Sunday, 28 August 2016

The Strong-willed Four-Year- Old: Fear of Breaking the Spirit

I often find myself questioning whether I'm breaking my four-year old's spirit when I discipline her for her poor behaviour.  Don't get me wrong - I am not against consequences for poor behaviour (nor reward/praise for good behaviour) but seeing her in full-on 'angry' mode when she hasn't had her way, there's a part of me that is proud of the fact she can express her feelings, no-holds-barred.  Of course, there is also the part of me, who feels angered by the fact that she either won't listen to me or refuses to comply with my request.  In those moments, I too, can feel like a four-year-old, who wants to shout and stamp my feet so that my feelings can be seen and heard.  I don't, of course because I meant to be the adult, who contains the situation - right? Well, that adult, also feels full of admiration for her because there she is, secure enough that she can behave in that way and know that she will still be loved.  I also feel deep compassion for her because it's tough feeling so angry that the only thing you feel you can do is roll around on the floor until is passes (and it does pass within in a minute or two).  The last thing I want to do is demonstrate to her that being angry is wrong, so I allow the tantrums to run their course, telling myself that she has to learn to regulate her own emotions, with my support.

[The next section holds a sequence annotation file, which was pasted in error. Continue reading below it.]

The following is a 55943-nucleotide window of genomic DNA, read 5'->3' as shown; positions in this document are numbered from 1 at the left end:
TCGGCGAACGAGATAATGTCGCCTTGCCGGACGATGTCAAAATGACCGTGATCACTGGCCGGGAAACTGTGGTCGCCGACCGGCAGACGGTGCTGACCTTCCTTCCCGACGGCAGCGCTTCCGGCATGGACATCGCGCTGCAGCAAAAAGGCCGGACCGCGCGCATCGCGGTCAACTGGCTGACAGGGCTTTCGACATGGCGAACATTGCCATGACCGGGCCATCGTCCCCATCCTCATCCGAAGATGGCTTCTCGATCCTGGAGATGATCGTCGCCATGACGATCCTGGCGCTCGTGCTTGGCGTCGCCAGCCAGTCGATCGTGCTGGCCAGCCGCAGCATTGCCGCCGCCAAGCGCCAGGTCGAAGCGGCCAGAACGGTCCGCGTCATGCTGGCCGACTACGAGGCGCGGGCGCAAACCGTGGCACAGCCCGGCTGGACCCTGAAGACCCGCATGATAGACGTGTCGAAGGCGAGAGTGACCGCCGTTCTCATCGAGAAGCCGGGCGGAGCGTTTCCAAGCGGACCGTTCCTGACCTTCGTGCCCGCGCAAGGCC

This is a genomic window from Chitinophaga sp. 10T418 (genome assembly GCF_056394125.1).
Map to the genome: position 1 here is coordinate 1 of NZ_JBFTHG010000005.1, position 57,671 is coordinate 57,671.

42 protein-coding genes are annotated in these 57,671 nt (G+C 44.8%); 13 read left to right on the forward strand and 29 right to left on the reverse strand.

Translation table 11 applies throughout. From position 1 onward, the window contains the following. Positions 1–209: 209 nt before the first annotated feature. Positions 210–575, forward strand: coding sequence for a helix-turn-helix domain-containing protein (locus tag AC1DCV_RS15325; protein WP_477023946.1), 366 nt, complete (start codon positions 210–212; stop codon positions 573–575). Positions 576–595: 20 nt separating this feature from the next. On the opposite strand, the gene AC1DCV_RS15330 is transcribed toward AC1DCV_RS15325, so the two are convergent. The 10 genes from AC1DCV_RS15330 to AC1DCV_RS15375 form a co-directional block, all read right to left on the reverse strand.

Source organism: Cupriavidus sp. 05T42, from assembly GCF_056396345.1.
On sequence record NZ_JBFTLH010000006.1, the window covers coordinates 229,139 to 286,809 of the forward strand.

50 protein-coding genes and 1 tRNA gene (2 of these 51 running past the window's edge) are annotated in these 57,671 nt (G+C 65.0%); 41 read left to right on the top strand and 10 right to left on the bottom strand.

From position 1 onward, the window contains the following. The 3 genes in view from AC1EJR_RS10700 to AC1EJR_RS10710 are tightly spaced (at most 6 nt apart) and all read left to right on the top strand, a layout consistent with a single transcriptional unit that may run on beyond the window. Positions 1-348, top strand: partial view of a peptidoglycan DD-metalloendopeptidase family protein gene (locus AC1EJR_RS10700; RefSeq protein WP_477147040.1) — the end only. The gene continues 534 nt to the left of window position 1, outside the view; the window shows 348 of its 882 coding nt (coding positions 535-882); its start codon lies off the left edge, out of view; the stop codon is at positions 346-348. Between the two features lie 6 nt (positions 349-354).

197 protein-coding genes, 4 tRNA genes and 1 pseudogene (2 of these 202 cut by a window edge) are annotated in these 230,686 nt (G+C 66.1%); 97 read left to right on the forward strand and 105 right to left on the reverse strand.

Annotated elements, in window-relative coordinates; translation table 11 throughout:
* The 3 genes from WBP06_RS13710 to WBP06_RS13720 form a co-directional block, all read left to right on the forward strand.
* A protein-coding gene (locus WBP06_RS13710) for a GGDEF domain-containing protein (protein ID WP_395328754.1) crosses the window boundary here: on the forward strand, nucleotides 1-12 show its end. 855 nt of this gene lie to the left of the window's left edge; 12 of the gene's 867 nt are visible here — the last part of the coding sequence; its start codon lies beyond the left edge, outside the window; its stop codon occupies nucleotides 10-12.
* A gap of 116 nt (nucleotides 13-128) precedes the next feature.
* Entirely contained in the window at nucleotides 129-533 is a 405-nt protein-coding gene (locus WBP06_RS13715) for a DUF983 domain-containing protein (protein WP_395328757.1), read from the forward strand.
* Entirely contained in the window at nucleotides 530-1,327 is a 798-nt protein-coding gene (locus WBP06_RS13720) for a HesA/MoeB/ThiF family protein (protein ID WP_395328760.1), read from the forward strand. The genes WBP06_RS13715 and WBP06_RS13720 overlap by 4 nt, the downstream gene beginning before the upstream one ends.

She can be is clear about what she does and doesn't want and likes to point out my mistakes to me, particularly focusing on my double-standards: "Mummy, you said I wasn't allowed to do that but now you are doing it".  This forces me to reflect on my behaviour as she will always want an explanation from me.  She is bright, spirited and boisterous and if I'm honest, I love that she is not a 'shrinking violet'.

I am acutely aware that I have a responsibility to teach her right from wrong and I often find myself thinking that it's for her own good when I withdraw a treat or an activity due to her behaviour. She constantly tests me - I can see when I've given her a final warning over her behaviour and remind her of the consequences, that her mind is rapidly evaluating her next step.  Sometimes she makes a good choice and sometimes not, but when I feel a pang of guilt kick in as I return a toy to the shelf in the toy shop, while she screams the shop down and shouts, "Mummy I'm sorry, please don't put it back, I promise I'll behave", I have to have an internal dialogue with myself.  It usually goes along the lines of, "If you don't do this, you will create a monster".  That is in conflict with the part of me who wants my child to like me and who hates to fall out with her.  What I have learned however, is that she still loves me even when she doesn't like me and within a matter of minutes, it has blown over and she is calm enough for us to talk about what happened and her understanding of why I took the action I did.  She usually tries to get me to change my mind one more time but when she's met with a "you know why I can't do that", that is the end of the matter.  We hug it out and she will often tell me that I'm now her 'best friend' again - the very thing I don't wish to be but it's her way of saying, "We're ok"..............until the next time.